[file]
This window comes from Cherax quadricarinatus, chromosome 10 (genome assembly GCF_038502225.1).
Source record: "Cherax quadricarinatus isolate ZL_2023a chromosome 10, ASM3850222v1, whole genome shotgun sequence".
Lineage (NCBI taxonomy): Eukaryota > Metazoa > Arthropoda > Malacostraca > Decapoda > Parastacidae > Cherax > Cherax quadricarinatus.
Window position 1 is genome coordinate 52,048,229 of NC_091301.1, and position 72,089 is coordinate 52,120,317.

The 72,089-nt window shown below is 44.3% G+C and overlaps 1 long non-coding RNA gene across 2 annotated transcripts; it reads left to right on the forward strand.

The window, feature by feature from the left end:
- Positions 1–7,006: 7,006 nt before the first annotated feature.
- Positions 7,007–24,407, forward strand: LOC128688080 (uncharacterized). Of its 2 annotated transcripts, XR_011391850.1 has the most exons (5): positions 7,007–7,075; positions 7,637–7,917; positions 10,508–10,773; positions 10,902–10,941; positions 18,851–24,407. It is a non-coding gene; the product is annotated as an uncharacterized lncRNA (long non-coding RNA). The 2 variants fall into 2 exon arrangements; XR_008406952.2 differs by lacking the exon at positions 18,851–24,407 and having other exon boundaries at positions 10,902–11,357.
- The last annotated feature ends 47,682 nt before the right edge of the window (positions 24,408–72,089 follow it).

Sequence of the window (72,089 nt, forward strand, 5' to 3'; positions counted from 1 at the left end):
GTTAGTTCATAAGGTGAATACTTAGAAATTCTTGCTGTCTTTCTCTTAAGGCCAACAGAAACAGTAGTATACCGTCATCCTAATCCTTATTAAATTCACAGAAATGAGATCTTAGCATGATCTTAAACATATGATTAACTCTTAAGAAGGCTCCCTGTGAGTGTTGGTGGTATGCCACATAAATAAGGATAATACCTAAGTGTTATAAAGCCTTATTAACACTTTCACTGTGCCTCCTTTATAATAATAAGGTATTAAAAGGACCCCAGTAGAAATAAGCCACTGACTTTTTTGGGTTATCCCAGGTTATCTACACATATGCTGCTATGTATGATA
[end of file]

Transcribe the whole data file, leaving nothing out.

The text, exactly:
This window comes from Cherax quadricarinatus, chromosome 10 (genome assembly GCF_038502225.1).
Source record: "Cherax quadricarinatus isolate ZL_2023a chromosome 10, ASM3850222v1, whole genome shotgun sequence".
Lineage (NCBI taxonomy): Eukaryota > Metazoa > Arthropoda > Malacostraca > Decapoda > Parastacidae > Cherax > Cherax quadricarinatus.
Window position 1 is genome coordinate 52,048,229 of NC_091301.1, and position 72,089 is coordinate 52,120,317.

The 72,089-nt window shown below is 44.3% G+C and overlaps 1 long non-coding RNA gene across 2 annotated transcripts; it reads left to right on the forward strand.

The window, feature by feature from the left end:
- Positions 1–7,006: 7,006 nt before the first annotated feature.
- Positions 7,007–24,407, forward strand: LOC128688080 (uncharacterized). Of its 2 annotated transcripts, XR_011391850.1 has the most exons (5): positions 7,007–7,075; positions 7,637–7,917; positions 10,508–10,773; positions 10,902–10,941; positions 18,851–24,407. It is a non-coding gene; the product is annotated as an uncharacterized lncRNA (long non-coding RNA). The 2 variants fall into 2 exon arrangements; XR_008406952.2 differs by lacking the exon at positions 18,851–24,407 and having other exon boundaries at positions 10,902–11,357.
- The last annotated feature ends 47,682 nt before the right edge of the window (positions 24,408–72,089 follow it).

Sequence of the window (72,089 nt, forward strand, 5' to 3'; positions counted from 1 at the left end):
GTTAGTTCATAAGGTGAATACTTAGAAATTCTTGCTGTCTTTCTCTTAAGGCCAACAGAAACAGTAGTATACCGTCATCCTAATCCTTATTAAATTCACAGAAATGAGATCTTAGCATGATCTTAAACATATGATTAACTCTTAAGAAGGCTCCCTGTGAGTGTTGGTGGTATGCCACATAAATAAGGATAATACCTAAGTGTTATAAAGCCTTATTAACACTTTCACTGTGCCTCCTTTATAATAATAAGGTATTAAAAGGACCCCAGTAGAAATAAGCCACTGACTTTTTTGGGTTATCCCAGGTTATCTACACATATGCTGCTATGTATGATA